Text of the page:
This year's Consumer Electronics Show mostly focused on 3D TVs, and in the TV segment 3D was the new buzzword. Hopefully, by second half of 2010 we'd see few 3D TVs rolling out in market. Watching a 3D movie is totally different from watching the same movie sans 3D. If you've watched the recent 3D movie Avatar, then you'd know what kind of experience we're talking about. The same goes for Stereoscopic 3D gaming, as the environment would be more realistic.
For watching 3D movies you'd require those red and blue colored glasses that are called Anaglyph 3D glasses. You'll also need a display that supports 3D and also a source player device. Imagine the horror of getting the correct cable, hooking it up to corresponding displays et al. Today Nvidia and ATI are working to make your life simpler, but of course, at a cost.
Last year in late September, ATI introduced the 'Evergreen' family Radeon HD 5000 series graphics cards that support DirectX 11 and also support for 3D stereoscopic display/glasses support via ATI Avivo HD Video & Display Technology. Of course, Stereoscopic 3D experience requires specific 3D enabling drivers, glasses and display. A month after the Evergreen graphics card launch, Nvidia unveiled its next generation computational graphics architecture codenamed Fermi.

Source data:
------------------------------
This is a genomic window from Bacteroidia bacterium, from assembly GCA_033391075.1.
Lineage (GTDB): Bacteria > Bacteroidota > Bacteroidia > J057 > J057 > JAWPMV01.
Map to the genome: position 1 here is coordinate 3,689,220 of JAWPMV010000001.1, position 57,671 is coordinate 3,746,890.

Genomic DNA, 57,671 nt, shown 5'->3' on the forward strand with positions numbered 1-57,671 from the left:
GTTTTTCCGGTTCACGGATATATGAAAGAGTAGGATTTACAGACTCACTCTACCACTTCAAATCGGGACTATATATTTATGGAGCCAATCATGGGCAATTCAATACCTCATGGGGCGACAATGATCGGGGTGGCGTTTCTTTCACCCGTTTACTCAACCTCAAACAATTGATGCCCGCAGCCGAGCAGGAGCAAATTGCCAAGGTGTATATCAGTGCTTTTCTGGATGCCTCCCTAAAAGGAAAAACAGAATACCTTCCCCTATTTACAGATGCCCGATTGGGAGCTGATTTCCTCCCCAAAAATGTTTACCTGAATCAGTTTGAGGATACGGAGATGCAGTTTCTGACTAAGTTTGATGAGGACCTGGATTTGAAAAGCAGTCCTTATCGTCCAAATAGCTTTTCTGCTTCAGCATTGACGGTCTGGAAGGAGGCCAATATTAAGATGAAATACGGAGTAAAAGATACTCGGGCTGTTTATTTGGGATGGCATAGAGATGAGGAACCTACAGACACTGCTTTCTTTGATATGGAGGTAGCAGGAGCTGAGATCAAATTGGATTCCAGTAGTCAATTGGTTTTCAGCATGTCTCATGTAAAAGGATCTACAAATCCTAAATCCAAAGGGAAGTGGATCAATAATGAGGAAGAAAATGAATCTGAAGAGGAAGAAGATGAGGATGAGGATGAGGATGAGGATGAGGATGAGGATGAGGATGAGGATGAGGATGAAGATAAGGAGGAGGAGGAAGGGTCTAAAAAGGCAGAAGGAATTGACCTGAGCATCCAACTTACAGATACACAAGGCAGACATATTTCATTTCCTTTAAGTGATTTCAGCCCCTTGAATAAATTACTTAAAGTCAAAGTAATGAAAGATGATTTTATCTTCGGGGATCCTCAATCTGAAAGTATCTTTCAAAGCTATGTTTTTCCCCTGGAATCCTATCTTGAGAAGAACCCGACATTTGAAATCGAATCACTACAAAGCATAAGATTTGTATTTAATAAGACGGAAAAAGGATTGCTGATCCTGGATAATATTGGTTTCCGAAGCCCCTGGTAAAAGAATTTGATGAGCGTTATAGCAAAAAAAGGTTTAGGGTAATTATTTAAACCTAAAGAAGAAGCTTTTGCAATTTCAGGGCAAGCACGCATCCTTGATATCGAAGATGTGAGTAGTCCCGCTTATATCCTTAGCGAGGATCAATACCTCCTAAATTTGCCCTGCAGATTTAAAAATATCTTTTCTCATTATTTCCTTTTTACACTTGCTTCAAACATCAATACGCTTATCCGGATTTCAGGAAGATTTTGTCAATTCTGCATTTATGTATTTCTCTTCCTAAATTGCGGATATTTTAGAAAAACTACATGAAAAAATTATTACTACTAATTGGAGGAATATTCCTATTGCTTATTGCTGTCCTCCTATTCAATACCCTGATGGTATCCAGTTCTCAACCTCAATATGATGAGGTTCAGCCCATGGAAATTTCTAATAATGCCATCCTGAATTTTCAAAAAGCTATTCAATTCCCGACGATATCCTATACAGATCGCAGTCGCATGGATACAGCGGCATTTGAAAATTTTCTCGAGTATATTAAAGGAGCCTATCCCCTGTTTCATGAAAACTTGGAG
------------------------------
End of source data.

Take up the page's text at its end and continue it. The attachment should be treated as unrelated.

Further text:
For six months ATI ruled the DirectX 11 supporting graphics hardware space, while Nvidia kept a low profile with its next generation Fermi (GF100) graphics architecture. And now, Nvidia has finally joined the DirectX 11 supporting graphics card game with ATI. Last week, Nvidia introduced the new GeForce GTX 480 and GTX 470 graphic cards based on the next generation Fermi architecture. Like always, Nvidia brings an interesting set of technologies along with new computational graphics architecture.
Check out our brief preview on the Fermi architecture.
Before jumping into conclusions on whether the green color themed Nvidia Camp has won over the red colored ATI camp, we must see what both of them are aiming at. We are not going to talk about technical aspects of each camp but a generic overview on what the situation will be in the near future.